Sky-high expectations for Nike’s second-quarter earnings report lifted it stock to an all-time high of $101.15 early on Thursday but a small margins miss sent it back down more than 2 percent despite earnings and revenue beats.
In a Nutshell: Nike’s second-quarter margin of 44 percent came in slightly behind the average Wall Street expectation of 44.1 percent and its mark of 43.8 percent last year. The margin miss stems from higher product costs related to the incremental tariffs imposed in North America, Nike said, although it was able to offset this impact somewhat with higher average selling prices and margin expansion in Nike’s DTC business and at Converse.
Selling and administrative expenses increased by 6 percent to $3.3 billion as Nike supported investments in “transformational capabilities” in relation to its DTC and international channels.
Inventory was up by 15 percent to $6.2 billion, although Nike said this was an effect of strong global consumer demand and a higher rate of on-time factory deliveries.
In October, Nike CEO Mark Parker stepped down following reports he had direct links to Alberto Salazer, a track and field coach who was barred from competition for four years under anti-doping regulations. The second quarter of FY2020 was Parker’s last full quarter as CEO. On Jan. 13, Nike board member John Donahoe will take over the position.
Sales: Revenue improved by 10 percent in the second quarter to $10.3 billion, above the $10.09 billion expected by Wall Street. The Nike brand earned more than 95 percent of that sum with $9.8 billion in sales, up 12 percent on a currency-neutral basis. Standout categories included sportswear, Jordan Brand products, running and continued footwear and apparel sales growth.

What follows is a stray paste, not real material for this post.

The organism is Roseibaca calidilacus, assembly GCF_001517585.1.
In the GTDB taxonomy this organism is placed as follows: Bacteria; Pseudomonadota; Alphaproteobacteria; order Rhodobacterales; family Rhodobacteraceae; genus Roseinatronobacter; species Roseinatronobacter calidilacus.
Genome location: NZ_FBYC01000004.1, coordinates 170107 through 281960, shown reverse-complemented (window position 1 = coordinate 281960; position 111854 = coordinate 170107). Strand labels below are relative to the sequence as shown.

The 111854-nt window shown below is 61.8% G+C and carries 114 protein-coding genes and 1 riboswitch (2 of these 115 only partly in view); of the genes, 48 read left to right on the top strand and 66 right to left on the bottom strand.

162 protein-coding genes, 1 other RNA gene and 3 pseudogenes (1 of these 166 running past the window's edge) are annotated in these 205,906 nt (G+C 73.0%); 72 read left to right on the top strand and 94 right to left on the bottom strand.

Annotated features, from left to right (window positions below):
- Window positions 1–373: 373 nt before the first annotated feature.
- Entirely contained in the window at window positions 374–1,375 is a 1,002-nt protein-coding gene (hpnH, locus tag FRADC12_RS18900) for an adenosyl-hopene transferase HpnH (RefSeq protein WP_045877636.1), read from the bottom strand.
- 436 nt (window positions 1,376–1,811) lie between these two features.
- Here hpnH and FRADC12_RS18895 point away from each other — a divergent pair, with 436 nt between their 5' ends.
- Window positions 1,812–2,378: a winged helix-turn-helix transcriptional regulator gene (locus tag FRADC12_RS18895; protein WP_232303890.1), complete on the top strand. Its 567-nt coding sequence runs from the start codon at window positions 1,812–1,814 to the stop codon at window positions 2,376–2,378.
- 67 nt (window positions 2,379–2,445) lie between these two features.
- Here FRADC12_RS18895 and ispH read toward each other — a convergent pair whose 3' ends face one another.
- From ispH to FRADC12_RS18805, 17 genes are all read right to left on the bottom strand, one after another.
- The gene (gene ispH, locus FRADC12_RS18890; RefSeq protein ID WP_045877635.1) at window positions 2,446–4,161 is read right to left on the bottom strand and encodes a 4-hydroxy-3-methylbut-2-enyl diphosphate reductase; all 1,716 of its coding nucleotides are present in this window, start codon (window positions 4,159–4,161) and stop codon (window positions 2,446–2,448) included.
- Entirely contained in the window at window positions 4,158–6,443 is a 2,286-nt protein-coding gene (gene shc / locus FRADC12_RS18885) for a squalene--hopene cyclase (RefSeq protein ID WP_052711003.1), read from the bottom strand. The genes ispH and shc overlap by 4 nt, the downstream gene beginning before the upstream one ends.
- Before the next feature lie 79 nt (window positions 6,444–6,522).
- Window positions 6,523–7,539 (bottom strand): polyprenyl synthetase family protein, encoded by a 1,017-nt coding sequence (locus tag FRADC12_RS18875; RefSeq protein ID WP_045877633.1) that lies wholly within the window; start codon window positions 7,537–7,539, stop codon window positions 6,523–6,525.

Converse recorded revenue of $480 million, a 15 percent increase over the comparable period in FY19. This was due to the brand’s strong performance in Asia and Europe as well as a global success through e-commerce, Nike said.
Earnings: Nike brought in net income of $1.1 billion in the second quarter, up 32 percent over the same period last year. This led to a diluted EPS of 70 cents for the brand, up 35 percent from the previous mark, and better than the 58 cent average predicted by Wall Street.
Nike credited strong revenue growth, gross margin expansion in certain segments and a lower tax rate for the earnings victory.
“Nike delivered another strong quarter of accelerating, high-quality growth, driven by strategic and targeted investment in our digital transformation,” Andy Campion, executive vice president and chief financial officer with Nike, Inc., said in a statement. “As we deliver a relentless flow of innovation and scale Nike’s digital advantage, we are positioned for even greater competitive separation and long-term shareholder value creation.”
CEO’s Take: In his final full quarter as CEO, Mark Parker praised Nike’s commitment to innovation and the healthy growth that leaves him positive about the company’s future.
“In Q2, Nike has proven again that innovation is our greatest competitive edge—turning athlete insights into breakthrough product and digital services, as we offer more choice to more consumers at an accelerated pace,” Parker said. “Our entire Nike team is fueling our current momentum, and I’ve never been more optimistic about the future of this company.”